That when a Ford pulls in with a shiny round grill
And it's fog lights in your face you go Arrugghh!
Wanna jump inside...

Last edited by ElvishWarrior21; 01-30-2005 at 04:08 PM.
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Old 01-30-2005, 04:27 PM
Ghostgunn Ghostgunn is offline
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Do a search on Kit car websites, they have all the information on homebuilts as well. I remember reading them years ago. I do know it is alot easier if you are able to incorporate a existing vehicle Id number although.
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Old 01-30-2005, 04:38 PM
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I heard something about Boyd Cottington having legal problems with the titles for many of his custom built hot rods. Maybe you could find it on Google ?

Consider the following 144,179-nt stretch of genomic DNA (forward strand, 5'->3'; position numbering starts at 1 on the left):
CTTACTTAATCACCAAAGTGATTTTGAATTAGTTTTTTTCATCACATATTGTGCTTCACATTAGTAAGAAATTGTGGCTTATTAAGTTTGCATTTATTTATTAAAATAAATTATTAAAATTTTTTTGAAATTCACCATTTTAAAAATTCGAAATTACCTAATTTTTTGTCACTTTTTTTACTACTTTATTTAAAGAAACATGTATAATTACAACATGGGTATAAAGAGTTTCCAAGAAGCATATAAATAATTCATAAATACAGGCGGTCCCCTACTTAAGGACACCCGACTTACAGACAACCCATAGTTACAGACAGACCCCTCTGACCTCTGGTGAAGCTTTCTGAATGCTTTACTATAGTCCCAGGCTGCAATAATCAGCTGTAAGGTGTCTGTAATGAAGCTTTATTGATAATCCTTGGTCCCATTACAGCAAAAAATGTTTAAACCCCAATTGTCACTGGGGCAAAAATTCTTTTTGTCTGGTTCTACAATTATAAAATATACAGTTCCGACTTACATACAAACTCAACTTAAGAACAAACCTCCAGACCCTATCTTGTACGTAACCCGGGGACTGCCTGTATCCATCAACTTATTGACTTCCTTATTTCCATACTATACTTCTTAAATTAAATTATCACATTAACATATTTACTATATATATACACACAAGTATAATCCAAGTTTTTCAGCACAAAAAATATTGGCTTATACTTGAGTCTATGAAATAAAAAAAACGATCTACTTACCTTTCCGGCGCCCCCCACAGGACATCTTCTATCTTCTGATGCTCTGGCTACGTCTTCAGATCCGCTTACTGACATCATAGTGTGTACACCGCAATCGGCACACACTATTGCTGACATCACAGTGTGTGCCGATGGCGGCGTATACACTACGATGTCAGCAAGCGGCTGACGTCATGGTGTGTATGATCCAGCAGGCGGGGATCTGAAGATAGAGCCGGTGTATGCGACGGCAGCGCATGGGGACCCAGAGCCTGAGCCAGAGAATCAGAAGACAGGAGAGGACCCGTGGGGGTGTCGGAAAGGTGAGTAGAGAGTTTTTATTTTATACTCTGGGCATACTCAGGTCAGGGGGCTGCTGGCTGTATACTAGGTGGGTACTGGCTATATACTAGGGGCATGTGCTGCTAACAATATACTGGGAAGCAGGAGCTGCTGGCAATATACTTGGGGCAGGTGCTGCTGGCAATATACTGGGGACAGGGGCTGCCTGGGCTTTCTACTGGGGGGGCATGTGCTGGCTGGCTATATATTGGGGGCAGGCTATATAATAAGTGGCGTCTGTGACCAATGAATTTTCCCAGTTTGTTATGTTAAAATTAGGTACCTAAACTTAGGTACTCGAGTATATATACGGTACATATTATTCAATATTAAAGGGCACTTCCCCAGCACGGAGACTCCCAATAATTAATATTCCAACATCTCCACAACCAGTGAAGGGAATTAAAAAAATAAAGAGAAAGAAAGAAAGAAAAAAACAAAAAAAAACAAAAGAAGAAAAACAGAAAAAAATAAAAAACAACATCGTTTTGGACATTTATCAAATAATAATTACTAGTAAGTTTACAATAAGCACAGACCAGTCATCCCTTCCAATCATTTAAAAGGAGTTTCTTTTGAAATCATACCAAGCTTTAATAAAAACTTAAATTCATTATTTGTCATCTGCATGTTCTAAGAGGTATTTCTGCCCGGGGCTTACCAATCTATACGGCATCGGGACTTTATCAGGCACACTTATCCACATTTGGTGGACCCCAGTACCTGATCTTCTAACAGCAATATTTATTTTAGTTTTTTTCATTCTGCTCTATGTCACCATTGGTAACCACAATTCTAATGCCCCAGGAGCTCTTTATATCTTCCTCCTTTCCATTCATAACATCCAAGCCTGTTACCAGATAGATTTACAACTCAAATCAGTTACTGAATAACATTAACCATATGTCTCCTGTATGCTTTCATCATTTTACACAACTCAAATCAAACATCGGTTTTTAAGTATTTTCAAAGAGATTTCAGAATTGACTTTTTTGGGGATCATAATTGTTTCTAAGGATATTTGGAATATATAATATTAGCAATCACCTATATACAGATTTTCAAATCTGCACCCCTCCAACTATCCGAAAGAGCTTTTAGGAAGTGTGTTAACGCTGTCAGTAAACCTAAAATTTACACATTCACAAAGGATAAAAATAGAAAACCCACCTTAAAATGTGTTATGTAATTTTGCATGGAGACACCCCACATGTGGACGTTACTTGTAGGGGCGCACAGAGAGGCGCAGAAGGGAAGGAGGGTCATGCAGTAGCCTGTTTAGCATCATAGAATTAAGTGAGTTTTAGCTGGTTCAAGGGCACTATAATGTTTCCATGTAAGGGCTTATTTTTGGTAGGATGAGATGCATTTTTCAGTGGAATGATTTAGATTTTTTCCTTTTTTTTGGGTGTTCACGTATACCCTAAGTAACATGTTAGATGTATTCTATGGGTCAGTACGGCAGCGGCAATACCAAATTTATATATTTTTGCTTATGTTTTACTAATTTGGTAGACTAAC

You might be safest to use the complete chassie of the donor car to ease emissions testing & title regestration.
OR.....build your own chassie & body around the drivetrain of a brand new, wrecked compact car. That way, the emissions will already be in place.
AL.
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Old 02-01-2005, 02:47 AM
ElvishWarrior21 ElvishWarrior21 is offline
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Ok, after all the advice I read here and a little bit of research, a pure electric car seems the best idea. I can design it for the weight distribution of batteries and it's probably far easier to design it for a simple electrical system than to design a whole new IC layout and try to make it efficient.